Friday, 10 February 2012

Early Review: Pure

-          Julianna Baggott
Publisher: Grand Central Publishing – released on 8th February 2012
E-Arc courtesy of netgalley and Grand Central
We know you are here, our brothers and sisters . . .
Pressia barely remembers the Detonations or much about life during the Before. In her sleeping cabinet behind the rubble of an old barbershop where she lives with her grandfather, she thinks about what is lost-how the world went from amusement parks, movie theaters, birthday parties, fathers and mothers . . . to ash and dust, scars, permanent burns, and fused, damaged bodies. And now, at an age when everyone is required to turn themselves over to the militia to either be trained as a soldier or, if they are too damaged and weak, to be used as live targets, Pressia can no longer pretend to be small. Pressia is on the run.

Burn a Pure and Breathe the Ash . . .
There are those who escaped the apocalypse unmarked. Pures. They are tucked safely inside the Dome that protects their healthy, superior bodies. Yet Partridge, whose father is one of the most influential men in the Dome, feels isolated and lonely. Different. He thinks about loss-maybe just because his family is broken; his father is emotionally distant; his brother killed himself; and his mother never made it inside their shelter. Or maybe it's his claustrophobia: his feeling that this Dome has become a swaddling of intensely rigid order. So when a slipped phrase suggests his mother might still be alive, Partridge risks his life to leave the Dome to find her.

When Pressia meets Partridge, their worlds shatter all over again

The post-apocalyptic scenario and/or dystopian environments with strict overlords is a pretty common theme in YA books these days, so at first this may not seem that different from many others, but I would beg to differ. This is raw, dirty and emotional. Set just ten years after the explosions that ended the world, those inside the Dome when the explosions happened are safe, living restricted lives waiting for their chance to retake the outside world when it’s safe. However, not everyone made to safety in time. Those outside who survived have been marked by the explosions...fused to whatever they happened to be close to at the time – whether that was a doll, a hand-fan, the earth itself, or their children...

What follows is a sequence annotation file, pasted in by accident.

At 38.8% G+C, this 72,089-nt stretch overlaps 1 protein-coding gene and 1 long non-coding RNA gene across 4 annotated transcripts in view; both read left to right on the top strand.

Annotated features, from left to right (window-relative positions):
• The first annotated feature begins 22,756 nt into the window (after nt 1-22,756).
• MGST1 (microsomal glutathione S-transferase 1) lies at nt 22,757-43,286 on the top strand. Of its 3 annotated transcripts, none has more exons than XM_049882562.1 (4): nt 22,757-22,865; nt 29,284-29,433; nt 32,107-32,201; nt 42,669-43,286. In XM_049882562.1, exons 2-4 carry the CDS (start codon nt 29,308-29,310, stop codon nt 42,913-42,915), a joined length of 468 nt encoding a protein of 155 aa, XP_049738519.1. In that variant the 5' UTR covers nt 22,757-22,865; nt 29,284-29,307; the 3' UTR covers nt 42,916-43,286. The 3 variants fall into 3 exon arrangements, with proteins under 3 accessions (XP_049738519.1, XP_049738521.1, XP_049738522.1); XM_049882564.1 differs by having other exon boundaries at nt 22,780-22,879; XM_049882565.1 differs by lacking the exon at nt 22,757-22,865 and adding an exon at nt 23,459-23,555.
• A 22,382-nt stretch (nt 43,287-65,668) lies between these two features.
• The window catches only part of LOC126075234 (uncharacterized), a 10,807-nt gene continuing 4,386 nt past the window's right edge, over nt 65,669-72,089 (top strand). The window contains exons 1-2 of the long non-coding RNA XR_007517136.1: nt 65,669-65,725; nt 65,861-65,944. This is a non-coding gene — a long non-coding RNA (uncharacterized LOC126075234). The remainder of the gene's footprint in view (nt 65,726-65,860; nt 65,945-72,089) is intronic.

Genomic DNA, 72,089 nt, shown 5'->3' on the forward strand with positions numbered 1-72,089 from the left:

Unlike other books, the consequences of those blasts are something the survivors have to live with everyday. The world is dangerous and difficult, even our heroine, Pressia, has a dolls head in place of a hand. Inside the dome, life isn’t much easier. Everything is regulated and their bodies and minds are given coding to make them more manageable. The start of the book is slow reading as this world is set up, but before long I was staying up late to read a few more pages. Survival is key to daily life, but the past over-shadows everything. There is much to discover about this world, about the past, about the possibilities for the future.
There is plenty of action as Pressia and Partridge find each other and are separated as survival and discovery conflict with each other. The writing surrounds you after a few sentences, creating this beautifully grotesque world and a story that won’t let you leave.  I loved the characters especially Pressia and Partridge, but also the others who are introduced from Ingership to Bradwell to Lydia and especially El Capitain who all feel like complete people that I just haven’t spent as much time with.  But I want too! I will be looking out for more books in this series.
Recommended for fans of Suzanne Collins and Patrick Ness. 9 out of 10.
PS - What is it with male leads being named after birds recently...? :)


  1. Really glad you liked it! My sister was very disgusted she couldnt even finish it :P Great review!!

    Farah @MajiBookshelf

  2. Lol, I have not thought about it but when you do mention it then yes what is up with the bird names lately?

  3. I really enjoyed reading this one. The post-apocalyptic setting was proto-dystopian at times, which was really interesting to see. There characters were engaging, the pacing was fantastic, and I was really drawn in by the way the author chose to use multiple viewpoints but keep everything written in the present tense instead of the more common past tense. This books was amazing, it really was!

  4. Bird names! LOL Never thought about that.

    I like these types of books. I am so going to put it on my wishlist. Thanks for bringing it to my attention!

  5. I'm so undecided about this one! Glad you enjoyed it thou, I'm sure it will make it onto my bookshelves at some point but I think I will wait for the paperback.